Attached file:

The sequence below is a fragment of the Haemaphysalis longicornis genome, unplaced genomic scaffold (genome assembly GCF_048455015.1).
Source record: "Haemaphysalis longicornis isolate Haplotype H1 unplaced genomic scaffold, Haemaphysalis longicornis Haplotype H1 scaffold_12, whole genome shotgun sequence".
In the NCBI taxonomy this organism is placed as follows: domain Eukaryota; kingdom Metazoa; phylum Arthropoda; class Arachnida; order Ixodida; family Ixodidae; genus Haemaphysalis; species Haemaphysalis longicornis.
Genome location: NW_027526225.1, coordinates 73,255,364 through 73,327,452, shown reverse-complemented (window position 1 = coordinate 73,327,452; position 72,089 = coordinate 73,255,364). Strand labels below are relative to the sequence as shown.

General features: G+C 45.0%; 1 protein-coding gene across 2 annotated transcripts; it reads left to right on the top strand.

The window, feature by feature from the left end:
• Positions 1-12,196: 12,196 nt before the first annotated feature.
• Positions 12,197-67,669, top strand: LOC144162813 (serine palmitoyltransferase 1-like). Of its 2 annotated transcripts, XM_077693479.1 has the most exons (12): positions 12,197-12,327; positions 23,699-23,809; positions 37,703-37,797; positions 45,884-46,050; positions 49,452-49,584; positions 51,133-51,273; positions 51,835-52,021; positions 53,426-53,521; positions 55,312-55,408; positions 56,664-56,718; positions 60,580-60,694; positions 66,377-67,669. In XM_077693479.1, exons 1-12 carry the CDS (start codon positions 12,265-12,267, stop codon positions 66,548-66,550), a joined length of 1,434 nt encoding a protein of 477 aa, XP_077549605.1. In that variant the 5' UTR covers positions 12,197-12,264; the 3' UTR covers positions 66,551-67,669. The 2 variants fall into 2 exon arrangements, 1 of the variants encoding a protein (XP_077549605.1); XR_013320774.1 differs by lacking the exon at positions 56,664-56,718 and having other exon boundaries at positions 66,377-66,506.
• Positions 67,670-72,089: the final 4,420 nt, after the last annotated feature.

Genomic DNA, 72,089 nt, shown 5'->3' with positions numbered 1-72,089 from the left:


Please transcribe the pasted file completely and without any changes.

The sequence below is a fragment of the Haemaphysalis longicornis genome, unplaced genomic scaffold (genome assembly GCF_048455015.1).
Source record: "Haemaphysalis longicornis isolate Haplotype H1 unplaced genomic scaffold, Haemaphysalis longicornis Haplotype H1 scaffold_12, whole genome shotgun sequence".
In the NCBI taxonomy this organism is placed as follows: domain Eukaryota; kingdom Metazoa; phylum Arthropoda; class Arachnida; order Ixodida; family Ixodidae; genus Haemaphysalis; species Haemaphysalis longicornis.
Genome location: NW_027526225.1, coordinates 73,255,364 through 73,327,452, shown reverse-complemented (window position 1 = coordinate 73,327,452; position 72,089 = coordinate 73,255,364). Strand labels below are relative to the sequence as shown.

General features: G+C 45.0%; 1 protein-coding gene across 2 annotated transcripts; it reads left to right on the top strand.

The window, feature by feature from the left end:
• Positions 1-12,196: 12,196 nt before the first annotated feature.
• Positions 12,197-67,669, top strand: LOC144162813 (serine palmitoyltransferase 1-like). Of its 2 annotated transcripts, XM_077693479.1 has the most exons (12): positions 12,197-12,327; positions 23,699-23,809; positions 37,703-37,797; positions 45,884-46,050; positions 49,452-49,584; positions 51,133-51,273; positions 51,835-52,021; positions 53,426-53,521; positions 55,312-55,408; positions 56,664-56,718; positions 60,580-60,694; positions 66,377-67,669. In XM_077693479.1, exons 1-12 carry the CDS (start codon positions 12,265-12,267, stop codon positions 66,548-66,550), a joined length of 1,434 nt encoding a protein of 477 aa, XP_077549605.1. In that variant the 5' UTR covers positions 12,197-12,264; the 3' UTR covers positions 66,551-67,669. The 2 variants fall into 2 exon arrangements, 1 of the variants encoding a protein (XP_077549605.1); XR_013320774.1 differs by lacking the exon at positions 56,664-56,718 and having other exon boundaries at positions 66,377-66,506.
• Positions 67,670-72,089: the final 4,420 nt, after the last annotated feature.

Genomic DNA, 72,089 nt, shown 5'->3' with positions numbered 1-72,089 from the left: